Beautiful Architecture: Leading Thinkers Reveal the Hidden Beauty in Software Design

Author: Diomidis Spinellis & Georgios Gousios
Publisher: O'Reilly, 2009
Pages: 426
ISBN: 978-0596517984
Print: 059651798X
Kindle: B0043GXMRA
Audiance: Anyone with professional interest in programming
Rating: 4
Reviewed by: Mike James 

This thought-provoking collection of essays still qualifies as I Programmer's most popular book review. Here it is again, while the team takes a festive break, 

Review originally posted June 12, 2009

This is part of a series of O'Reilly titles with "Beautiful" in their titles, that present essays from more than a dozen contributors to examine the more thoughtful aspects of programming. This is not bad thing as being able to engage in a certain amount of "navel gazing" is a mark of maturity but publishers have a habit of overdoing any good idea and producing books that weaken the whole genre. In this case "beautiful architecture" is still a good idea, but it's an inherently difficult one to pull off. The reason is, of course, that architecture, and indeed even what is meant by the term, is vague in the extreme. One programmer's architecture is another's implementation and in a volume of contributed essays you are bound to have a range of interpretations and topics that really don't fit particularly well together. Also any given reader, or reviewer for that matter, is going to find a particular subset of articles either good or bad depending on their interests and inclinations.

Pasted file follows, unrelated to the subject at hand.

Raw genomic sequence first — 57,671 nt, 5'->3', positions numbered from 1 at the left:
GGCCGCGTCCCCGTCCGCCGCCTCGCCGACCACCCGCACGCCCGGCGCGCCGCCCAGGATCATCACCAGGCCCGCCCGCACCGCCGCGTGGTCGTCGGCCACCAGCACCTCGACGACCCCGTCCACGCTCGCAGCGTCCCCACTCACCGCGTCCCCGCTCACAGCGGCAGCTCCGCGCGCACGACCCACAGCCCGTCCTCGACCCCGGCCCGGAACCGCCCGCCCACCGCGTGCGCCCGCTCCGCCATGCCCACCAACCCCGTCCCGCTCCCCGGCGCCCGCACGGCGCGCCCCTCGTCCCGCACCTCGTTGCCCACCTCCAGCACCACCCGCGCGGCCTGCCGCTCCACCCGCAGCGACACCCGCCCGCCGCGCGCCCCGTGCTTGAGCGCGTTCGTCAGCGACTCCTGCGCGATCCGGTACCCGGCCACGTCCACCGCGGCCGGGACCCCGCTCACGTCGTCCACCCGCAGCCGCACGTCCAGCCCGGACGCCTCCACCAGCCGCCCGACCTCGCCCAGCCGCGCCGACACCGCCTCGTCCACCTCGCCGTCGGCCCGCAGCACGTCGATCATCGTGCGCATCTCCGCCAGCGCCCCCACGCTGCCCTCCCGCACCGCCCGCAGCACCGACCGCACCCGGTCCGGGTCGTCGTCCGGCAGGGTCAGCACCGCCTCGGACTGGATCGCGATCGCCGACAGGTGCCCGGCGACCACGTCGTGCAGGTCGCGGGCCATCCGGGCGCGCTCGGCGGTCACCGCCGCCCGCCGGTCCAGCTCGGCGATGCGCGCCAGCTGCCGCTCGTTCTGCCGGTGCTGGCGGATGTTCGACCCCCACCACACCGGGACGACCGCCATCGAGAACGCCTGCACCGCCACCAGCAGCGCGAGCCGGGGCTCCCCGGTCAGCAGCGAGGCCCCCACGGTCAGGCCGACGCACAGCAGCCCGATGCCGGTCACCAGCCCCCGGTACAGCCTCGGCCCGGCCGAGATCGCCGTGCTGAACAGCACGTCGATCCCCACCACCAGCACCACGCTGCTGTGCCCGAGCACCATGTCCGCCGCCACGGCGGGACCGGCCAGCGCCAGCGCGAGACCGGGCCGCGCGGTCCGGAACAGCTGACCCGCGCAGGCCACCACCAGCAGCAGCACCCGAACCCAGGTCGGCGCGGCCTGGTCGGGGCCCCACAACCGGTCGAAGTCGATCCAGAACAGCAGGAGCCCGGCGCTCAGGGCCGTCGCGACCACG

Let's look at what the book contains by contribution. The first part of the book sets out to examine the idea of software architecture in its most general terms.

What Is Architecture? is a rambling exploration of what the term means. It's the sort of essay that you can find in any book on the subject and this one is no worse and no better.

A Tale of Two Systems: A Modern-Day Software Fable is a description of what good architecture is. It's another long winded explanation of what should already be obvious to you. If it isn't then you need to read something like this.

The second section concentrates on particular problems in implementing "enterprise" systems.

Architecting for Scale describes the implementation of an online game server. Interesting but not many general usable ideas unless you are implementing some thing very similar.

Making Memories - considerations in implementing a photo processing workflow system.

Resource-Oriented Architectures: Being "In the Web" is mostly about REST and the wider idea of organising systems using resource oriented approach.

Data Grows Up: The Architecture of the Facebook Platform - for once the title tells you what the essay is all about.

 

 

The third part of the book deals with systems architecture and this is an area where what might be included is most diverse and what you might find interesting really does depend on what you are working on.

Xen and the Beauty of Virtualization explains, in the most general terms the architecture of a machine virtualization system.